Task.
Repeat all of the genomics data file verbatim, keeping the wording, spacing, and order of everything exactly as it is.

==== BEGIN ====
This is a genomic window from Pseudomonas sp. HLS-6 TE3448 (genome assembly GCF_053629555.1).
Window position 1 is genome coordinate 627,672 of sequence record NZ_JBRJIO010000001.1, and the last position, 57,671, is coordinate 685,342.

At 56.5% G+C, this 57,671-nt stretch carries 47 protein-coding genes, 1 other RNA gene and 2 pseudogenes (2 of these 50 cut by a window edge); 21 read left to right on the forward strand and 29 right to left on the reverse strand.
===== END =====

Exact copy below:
This is a genomic window from Pseudomonas sp. HLS-6 TE3448 (genome assembly GCF_053629555.1).
Window position 1 is genome coordinate 627,672 of sequence record NZ_JBRJIO010000001.1, and the last position, 57,671, is coordinate 685,342.

At 56.5% G+C, this 57,671-nt stretch carries 47 protein-coding genes, 1 other RNA gene and 2 pseudogenes (2 of these 50 cut by a window edge); 21 read left to right on the forward strand and 29 right to left on the reverse strand.